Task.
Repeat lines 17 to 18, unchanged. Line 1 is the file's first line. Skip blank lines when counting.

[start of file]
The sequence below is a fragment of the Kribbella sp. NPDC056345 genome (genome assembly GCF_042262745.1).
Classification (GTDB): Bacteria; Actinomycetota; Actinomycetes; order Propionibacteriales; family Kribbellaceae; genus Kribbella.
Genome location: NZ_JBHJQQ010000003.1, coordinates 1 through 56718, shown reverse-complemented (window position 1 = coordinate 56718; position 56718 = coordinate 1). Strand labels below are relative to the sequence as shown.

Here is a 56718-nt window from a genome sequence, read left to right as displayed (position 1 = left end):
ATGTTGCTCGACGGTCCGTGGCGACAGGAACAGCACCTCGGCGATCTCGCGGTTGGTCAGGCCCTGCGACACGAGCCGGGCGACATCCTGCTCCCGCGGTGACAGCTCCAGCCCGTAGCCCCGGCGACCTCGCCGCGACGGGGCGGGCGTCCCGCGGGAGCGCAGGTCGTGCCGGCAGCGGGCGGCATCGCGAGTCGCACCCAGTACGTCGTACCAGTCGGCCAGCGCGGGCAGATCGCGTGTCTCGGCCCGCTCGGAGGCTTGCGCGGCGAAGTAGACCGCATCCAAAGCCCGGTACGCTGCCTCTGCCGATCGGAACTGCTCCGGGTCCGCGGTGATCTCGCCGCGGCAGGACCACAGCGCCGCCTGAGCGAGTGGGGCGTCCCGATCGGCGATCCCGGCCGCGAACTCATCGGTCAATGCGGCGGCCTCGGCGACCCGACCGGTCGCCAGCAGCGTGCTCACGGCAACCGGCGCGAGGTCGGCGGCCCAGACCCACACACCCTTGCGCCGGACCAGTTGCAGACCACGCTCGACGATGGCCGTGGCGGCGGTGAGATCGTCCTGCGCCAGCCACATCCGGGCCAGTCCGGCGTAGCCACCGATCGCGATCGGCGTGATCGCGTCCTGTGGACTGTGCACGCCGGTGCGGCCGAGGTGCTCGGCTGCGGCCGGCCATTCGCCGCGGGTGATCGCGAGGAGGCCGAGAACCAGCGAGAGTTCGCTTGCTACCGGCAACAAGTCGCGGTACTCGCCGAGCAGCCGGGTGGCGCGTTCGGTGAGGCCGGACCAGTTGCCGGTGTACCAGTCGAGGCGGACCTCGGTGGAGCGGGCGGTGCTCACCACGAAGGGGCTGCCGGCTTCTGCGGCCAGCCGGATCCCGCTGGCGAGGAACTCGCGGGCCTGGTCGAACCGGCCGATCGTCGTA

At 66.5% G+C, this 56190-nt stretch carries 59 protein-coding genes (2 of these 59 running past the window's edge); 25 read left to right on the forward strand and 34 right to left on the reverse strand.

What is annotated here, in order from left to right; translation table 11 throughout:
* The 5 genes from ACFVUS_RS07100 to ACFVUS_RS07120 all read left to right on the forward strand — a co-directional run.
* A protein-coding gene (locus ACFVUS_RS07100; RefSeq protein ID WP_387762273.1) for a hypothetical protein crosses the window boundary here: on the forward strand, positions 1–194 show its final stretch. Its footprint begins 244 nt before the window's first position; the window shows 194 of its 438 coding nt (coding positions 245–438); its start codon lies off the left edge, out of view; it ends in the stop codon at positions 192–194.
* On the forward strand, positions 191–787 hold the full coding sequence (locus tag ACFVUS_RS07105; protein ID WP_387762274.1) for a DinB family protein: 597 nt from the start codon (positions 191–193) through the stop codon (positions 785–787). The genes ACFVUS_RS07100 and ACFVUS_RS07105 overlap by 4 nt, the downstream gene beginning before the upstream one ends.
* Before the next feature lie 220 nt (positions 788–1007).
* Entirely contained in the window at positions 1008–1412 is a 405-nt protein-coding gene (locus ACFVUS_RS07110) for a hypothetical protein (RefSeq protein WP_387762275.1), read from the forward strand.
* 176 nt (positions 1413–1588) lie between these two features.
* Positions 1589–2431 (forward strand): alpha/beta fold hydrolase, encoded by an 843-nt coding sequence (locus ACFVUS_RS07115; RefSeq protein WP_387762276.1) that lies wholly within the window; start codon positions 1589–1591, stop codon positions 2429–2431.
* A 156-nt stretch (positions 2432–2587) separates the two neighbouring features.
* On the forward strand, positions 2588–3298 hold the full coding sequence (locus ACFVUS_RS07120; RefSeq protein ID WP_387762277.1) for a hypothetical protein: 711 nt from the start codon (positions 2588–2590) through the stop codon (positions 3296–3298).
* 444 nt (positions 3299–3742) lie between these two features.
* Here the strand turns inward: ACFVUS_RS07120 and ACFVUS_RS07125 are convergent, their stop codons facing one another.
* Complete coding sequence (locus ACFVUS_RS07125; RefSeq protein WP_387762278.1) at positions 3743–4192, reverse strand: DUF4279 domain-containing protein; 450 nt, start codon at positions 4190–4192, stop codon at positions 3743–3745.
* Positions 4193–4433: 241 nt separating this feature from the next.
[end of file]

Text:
* 444 nt (positions 3299–3742) lie between these two features.
* Here the strand turns inward: ACFVUS_RS07120 and ACFVUS_RS07125 are convergent, their stop codons facing one another.